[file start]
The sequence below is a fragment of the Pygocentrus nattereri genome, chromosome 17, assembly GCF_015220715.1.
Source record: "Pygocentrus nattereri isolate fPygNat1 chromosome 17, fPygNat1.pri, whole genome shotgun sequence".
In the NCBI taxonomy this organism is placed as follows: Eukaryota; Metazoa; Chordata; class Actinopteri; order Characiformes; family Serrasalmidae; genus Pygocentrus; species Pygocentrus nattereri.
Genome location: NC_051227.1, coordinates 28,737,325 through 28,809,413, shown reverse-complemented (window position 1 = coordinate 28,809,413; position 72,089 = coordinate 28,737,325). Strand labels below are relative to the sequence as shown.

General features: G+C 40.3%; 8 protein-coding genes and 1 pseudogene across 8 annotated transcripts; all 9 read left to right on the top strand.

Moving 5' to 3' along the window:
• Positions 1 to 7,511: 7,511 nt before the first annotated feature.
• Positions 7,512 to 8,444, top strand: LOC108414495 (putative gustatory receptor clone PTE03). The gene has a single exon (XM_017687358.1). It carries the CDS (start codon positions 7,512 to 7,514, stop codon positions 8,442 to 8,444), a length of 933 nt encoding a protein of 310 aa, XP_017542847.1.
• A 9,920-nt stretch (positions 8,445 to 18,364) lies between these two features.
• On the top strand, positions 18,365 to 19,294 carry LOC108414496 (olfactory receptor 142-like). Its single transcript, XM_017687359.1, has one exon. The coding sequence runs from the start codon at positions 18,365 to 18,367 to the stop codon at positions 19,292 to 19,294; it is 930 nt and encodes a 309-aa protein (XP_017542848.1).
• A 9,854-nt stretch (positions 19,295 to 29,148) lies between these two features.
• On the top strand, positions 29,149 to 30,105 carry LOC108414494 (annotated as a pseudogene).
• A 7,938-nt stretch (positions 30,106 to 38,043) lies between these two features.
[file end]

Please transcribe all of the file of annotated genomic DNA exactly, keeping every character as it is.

The sequence below is a fragment of the Pygocentrus nattereri genome, chromosome 17, assembly GCF_015220715.1.
Source record: "Pygocentrus nattereri isolate fPygNat1 chromosome 17, fPygNat1.pri, whole genome shotgun sequence".
In the NCBI taxonomy this organism is placed as follows: Eukaryota; Metazoa; Chordata; class Actinopteri; order Characiformes; family Serrasalmidae; genus Pygocentrus; species Pygocentrus nattereri.
Genome location: NC_051227.1, coordinates 28,737,325 through 28,809,413, shown reverse-complemented (window position 1 = coordinate 28,809,413; position 72,089 = coordinate 28,737,325). Strand labels below are relative to the sequence as shown.

General features: G+C 40.3%; 8 protein-coding genes and 1 pseudogene across 8 annotated transcripts; all 9 read left to right on the top strand.

Moving 5' to 3' along the window:
• Positions 1 to 7,511: 7,511 nt before the first annotated feature.
• Positions 7,512 to 8,444, top strand: LOC108414495 (putative gustatory receptor clone PTE03). The gene has a single exon (XM_017687358.1). It carries the CDS (start codon positions 7,512 to 7,514, stop codon positions 8,442 to 8,444), a length of 933 nt encoding a protein of 310 aa, XP_017542847.1.
• A 9,920-nt stretch (positions 8,445 to 18,364) lies between these two features.
• On the top strand, positions 18,365 to 19,294 carry LOC108414496 (olfactory receptor 142-like). Its single transcript, XM_017687359.1, has one exon. The coding sequence runs from the start codon at positions 18,365 to 18,367 to the stop codon at positions 19,292 to 19,294; it is 930 nt and encodes a 309-aa protein (XP_017542848.1).
• A 9,854-nt stretch (positions 19,295 to 29,148) lies between these two features.
• On the top strand, positions 29,149 to 30,105 carry LOC108414494 (annotated as a pseudogene).
• A 7,938-nt stretch (positions 30,106 to 38,043) lies between these two features.